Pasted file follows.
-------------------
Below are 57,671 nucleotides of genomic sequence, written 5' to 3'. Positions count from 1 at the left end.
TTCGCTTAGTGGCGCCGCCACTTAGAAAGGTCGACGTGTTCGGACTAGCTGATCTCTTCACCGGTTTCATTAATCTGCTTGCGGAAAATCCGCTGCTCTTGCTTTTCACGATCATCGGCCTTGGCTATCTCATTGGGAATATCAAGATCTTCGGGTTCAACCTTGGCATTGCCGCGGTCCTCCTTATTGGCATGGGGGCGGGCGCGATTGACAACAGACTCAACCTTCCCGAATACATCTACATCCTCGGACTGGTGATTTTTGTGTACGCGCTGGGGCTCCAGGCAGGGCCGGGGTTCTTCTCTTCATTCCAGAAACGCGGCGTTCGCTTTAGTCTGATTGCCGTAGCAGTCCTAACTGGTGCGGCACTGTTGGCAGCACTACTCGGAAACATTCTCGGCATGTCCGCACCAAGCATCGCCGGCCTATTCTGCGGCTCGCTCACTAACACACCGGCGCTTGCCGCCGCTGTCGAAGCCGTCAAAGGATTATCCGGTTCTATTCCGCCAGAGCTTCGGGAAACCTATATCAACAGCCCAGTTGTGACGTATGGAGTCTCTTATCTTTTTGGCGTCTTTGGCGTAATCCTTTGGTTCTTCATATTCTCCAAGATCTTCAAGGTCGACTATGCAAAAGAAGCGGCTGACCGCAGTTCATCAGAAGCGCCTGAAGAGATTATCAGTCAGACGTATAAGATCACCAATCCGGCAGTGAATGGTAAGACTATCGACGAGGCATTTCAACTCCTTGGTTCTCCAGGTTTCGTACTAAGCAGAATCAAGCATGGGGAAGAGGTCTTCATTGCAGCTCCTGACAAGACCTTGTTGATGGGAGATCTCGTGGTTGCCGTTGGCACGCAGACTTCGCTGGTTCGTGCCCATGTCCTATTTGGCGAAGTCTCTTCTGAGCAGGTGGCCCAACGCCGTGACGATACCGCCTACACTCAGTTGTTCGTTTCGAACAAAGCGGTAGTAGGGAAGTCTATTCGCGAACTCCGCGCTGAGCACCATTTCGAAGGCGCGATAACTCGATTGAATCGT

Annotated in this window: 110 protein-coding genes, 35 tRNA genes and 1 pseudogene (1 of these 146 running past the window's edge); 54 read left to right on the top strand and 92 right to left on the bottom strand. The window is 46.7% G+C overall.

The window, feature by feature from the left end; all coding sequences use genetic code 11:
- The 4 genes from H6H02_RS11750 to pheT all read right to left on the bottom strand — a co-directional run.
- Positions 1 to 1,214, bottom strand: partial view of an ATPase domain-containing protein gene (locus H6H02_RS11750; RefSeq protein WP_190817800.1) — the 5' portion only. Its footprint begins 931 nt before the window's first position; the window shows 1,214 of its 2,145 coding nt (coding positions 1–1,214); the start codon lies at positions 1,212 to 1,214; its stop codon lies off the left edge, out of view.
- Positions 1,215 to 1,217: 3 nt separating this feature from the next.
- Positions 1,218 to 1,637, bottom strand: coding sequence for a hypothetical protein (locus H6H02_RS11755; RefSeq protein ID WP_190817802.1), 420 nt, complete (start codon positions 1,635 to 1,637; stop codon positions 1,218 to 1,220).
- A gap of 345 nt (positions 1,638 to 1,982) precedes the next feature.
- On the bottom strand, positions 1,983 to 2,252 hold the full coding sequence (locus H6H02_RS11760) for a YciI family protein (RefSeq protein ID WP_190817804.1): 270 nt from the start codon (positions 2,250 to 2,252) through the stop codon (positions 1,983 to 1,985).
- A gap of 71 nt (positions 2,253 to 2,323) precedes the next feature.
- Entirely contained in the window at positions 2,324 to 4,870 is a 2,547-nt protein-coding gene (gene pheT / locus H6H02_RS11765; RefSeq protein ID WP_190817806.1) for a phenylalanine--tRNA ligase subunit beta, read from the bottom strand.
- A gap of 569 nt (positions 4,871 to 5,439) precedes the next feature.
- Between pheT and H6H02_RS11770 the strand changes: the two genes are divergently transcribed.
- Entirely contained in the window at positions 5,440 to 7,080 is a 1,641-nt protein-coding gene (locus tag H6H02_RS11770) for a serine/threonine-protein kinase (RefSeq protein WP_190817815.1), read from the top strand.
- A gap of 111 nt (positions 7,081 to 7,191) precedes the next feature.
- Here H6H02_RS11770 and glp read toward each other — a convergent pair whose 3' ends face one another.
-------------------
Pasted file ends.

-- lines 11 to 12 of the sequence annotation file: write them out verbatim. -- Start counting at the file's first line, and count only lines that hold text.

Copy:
- A gap of 71 nt (positions 2,253 to 2,323) precedes the next feature.
- Entirely contained in the window at positions 2,324 to 4,870 is a 2,547-nt protein-coding gene (gene pheT / locus H6H02_RS11765; RefSeq protein ID WP_190817806.1) for a phenylalanine--tRNA ligase subunit beta, read from the bottom strand.